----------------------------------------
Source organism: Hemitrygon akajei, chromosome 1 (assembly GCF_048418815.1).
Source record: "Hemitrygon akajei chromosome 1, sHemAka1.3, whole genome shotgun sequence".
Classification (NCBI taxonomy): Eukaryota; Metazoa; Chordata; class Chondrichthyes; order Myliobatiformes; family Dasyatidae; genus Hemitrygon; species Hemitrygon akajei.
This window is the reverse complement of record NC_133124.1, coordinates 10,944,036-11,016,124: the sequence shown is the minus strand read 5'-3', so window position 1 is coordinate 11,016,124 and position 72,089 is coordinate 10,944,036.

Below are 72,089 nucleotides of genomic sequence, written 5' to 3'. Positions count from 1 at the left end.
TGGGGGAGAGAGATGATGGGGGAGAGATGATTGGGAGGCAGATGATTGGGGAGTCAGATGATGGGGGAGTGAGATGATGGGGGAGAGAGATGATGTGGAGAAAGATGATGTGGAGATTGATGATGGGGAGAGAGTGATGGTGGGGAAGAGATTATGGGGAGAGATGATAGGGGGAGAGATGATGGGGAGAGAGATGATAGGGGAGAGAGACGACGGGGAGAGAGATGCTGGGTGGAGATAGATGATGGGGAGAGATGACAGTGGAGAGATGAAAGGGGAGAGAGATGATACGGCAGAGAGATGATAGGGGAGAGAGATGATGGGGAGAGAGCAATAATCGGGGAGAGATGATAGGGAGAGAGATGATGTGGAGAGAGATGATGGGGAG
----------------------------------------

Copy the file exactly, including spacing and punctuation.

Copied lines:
Source organism: Hemitrygon akajei, chromosome 1 (assembly GCF_048418815.1).
Source record: "Hemitrygon akajei chromosome 1, sHemAka1.3, whole genome shotgun sequence".
Classification (NCBI taxonomy): Eukaryota; Metazoa; Chordata; class Chondrichthyes; order Myliobatiformes; family Dasyatidae; genus Hemitrygon; species Hemitrygon akajei.
This window is the reverse complement of record NC_133124.1, coordinates 10,944,036-11,016,124: the sequence shown is the minus strand read 5'-3', so window position 1 is coordinate 11,016,124 and position 72,089 is coordinate 10,944,036.

Below are 72,089 nucleotides of genomic sequence, written 5' to 3'. Positions count from 1 at the left end.
TGGGGGAGAGAGATGATGGGGGAGAGATGATTGGGAGGCAGATGATTGGGGAGTCAGATGATGGGGGAGTGAGATGATGGGGGAGAGAGATGATGTGGAGAAAGATGATGTGGAGATTGATGATGGGGAGAGAGTGATGGTGGGGAAGAGATTATGGGGAGAGATGATAGGGGGAGAGATGATGGGGAGAGAGATGATAGGGGAGAGAGACGACGGGGAGAGAGATGCTGGGTGGAGATAGATGATGGGGAGAGATGACAGTGGAGAGATGAAAGGGGAGAGAGATGATACGGCAGAGAGATGATAGGGGAGAGAGATGATGGGGAGAGAGCAATAATCGGGGAGAGATGATAGGGAGAGAGATGATGTGGAGAGAGATGATGGGGAG